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lemon meringue pies

August 8, 2011
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Not sure if it’s just me but I have always associated lemons with summer. The colour, the tang. Fresh iced lemonade. Light citrus-y salads. So I was stomped to see them in abunadance in the peak of a miserable rainy winter! (Yeah okay its been pretty darn glorious, crisp and clear here recently.) Is it just my tree or have I just been missing something?

Okay so a little bit of research shows that lemons and other citrus are, and always have been, winter fruits in New Zealand…

Well, ignorance aside, I’m not going to complain.

J encouraged me to make something lemony to utilize the bounty appearing over the fence (you know the rule, if its on your side, it’s yours).

I’m going to avoid the cliche “if life throws you lemons blah blah” because life didn’t throw me lemons. I picked them. And made lemon curd.

Lemon Curd

Recipe from Patent and the Pantry

* 3 large eggs
* 1/3 cup fresh lemon juice (2 -3 lemons)
* 3/4 cup sugar
* 4 tablespoons unsalted butter, at room temperature and cut into small pieces
* 1 tablespoon lemon zest (or 3 if you like zesty bits in your curd. I do)

In a stainless steel bowl placed over a pot of simmering water, whisk eggs, lemon juice and sugar. Cook, constantly stirring, until mixture becomes thick. (This took about 10 minutes for me.) Remove bowl from heat and strain to remove lumps and cooked bits of egg. Add the diced butter and whisk into lemon mixture until melted. Stir in zest and let cool. Cover with plastic wrap (I press mine right onto the curd to prevent a skin from forming) and refrigerate.

And then made pastry. Using this unshrinkable pastry recipe. I hate to say it, but my pastry shrank. And I had to use baking beans after all. So I think I’ll stick to my usual pastry recipe that doesn’t get my hopes up in claiming to be unshrinking.

Look at those wonderful globs of butter. Those rise and melt during baking giving it that flakeyness.

The Great Unshrinkable Sweet Tart Shell
Adapted from Smitten Kitchen
Makes one 9-inch tart crust or 30 muffin-pan-sized tart shells.

* 1 1/2 cups all-purpose flour
* 1/2 cup confectioner’s sugar
* 4 1/2 ounces very cold (or frozen) butter, cut into small pieces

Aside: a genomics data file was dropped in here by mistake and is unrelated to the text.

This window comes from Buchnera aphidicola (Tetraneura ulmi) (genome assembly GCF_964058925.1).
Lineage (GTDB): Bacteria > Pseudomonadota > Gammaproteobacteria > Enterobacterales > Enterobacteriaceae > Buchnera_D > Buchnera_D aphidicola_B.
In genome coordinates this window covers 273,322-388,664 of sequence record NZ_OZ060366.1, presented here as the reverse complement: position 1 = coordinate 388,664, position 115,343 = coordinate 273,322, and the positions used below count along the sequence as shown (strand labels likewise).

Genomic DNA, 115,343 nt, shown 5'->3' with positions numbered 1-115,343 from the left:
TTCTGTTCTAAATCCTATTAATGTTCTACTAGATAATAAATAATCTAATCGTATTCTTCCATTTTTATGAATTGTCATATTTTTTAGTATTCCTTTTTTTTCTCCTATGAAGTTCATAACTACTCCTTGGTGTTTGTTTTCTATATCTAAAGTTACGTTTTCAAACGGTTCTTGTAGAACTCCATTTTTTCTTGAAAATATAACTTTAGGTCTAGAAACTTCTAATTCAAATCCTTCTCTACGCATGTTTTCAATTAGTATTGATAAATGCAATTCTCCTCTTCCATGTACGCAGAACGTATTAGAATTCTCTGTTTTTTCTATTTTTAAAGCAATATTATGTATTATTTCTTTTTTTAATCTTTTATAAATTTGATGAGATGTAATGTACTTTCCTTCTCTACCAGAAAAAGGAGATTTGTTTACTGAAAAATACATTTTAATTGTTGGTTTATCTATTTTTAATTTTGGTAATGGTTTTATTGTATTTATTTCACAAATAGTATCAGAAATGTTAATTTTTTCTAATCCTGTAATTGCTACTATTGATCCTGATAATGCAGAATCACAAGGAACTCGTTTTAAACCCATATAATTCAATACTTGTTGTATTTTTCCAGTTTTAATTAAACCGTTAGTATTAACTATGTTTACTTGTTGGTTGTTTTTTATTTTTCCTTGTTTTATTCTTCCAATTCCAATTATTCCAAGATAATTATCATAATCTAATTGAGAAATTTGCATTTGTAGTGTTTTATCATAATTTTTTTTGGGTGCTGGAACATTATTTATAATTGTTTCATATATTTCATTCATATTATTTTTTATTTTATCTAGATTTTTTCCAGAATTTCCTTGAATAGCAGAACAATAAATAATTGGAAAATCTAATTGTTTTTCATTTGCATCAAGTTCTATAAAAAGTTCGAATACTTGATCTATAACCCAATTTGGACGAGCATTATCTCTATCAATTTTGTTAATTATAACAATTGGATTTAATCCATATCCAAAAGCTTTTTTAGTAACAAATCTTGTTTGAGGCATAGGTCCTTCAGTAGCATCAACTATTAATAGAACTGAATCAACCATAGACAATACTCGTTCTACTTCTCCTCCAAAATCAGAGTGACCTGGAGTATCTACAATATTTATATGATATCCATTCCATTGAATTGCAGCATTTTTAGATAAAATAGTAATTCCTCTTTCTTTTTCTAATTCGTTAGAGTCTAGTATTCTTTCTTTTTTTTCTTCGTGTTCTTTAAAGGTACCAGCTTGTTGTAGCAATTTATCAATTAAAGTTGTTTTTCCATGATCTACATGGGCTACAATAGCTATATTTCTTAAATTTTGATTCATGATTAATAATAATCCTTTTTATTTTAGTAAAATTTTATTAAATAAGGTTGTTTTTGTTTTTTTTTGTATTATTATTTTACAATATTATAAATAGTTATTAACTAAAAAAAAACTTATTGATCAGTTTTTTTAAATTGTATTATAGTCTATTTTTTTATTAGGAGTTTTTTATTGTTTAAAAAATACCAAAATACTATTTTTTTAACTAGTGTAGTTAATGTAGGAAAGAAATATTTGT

* 1 large egg

Pulse the flour, sugar and salt together in the bowl of a food processor. Scatter the pieces of butter over the dry ingredients and pulse until the butter is coarsely cut in. (You’re looking for some pieces the size of oatmeal flakes and some the size of peas.) Stir the egg, just to break it up, and add it a little at a time, pulsing after each addition. When the egg is in, process in long pulses–about 10 seconds each–until the dough, which will look granular soon after the egg is added, forms clumps and curds.  Turn the dough out onto a work surface and, very lightly and sparingly, knead the dough just to incorporate any dry ingredients that might have escaped mixing. Chill the dough, wrapped in plastic, for about 2 hours before rolling. Roll out on a lightly floured bench and, using a cookie cutter, cut into circles, smaller ones for mini muffins pans and slightly larger for normal-muffin pans. Press them into tins and freeze for 30mins. Preheat overn to 180 and bake, with foil and baking beans, for 15 minutes or until golden. If they bubble up, press down with the back of a spoon. You have a few seconds to reshape them if necessary. Remove from pans and leave on cooling rack to crisp up.

Layer up the pastry shells with lemon curd and top with meringue mixture (Taste magazine had a feature on meringues so I thought I’d turn these lemon curd tarts into lemon meringue pies using their recipe and tips). Flame torch or bake under a hot (200 degrees C) oven for a few minutes until meringue has cooked and become golden ontop.

Invite some friends over and enjoy :)

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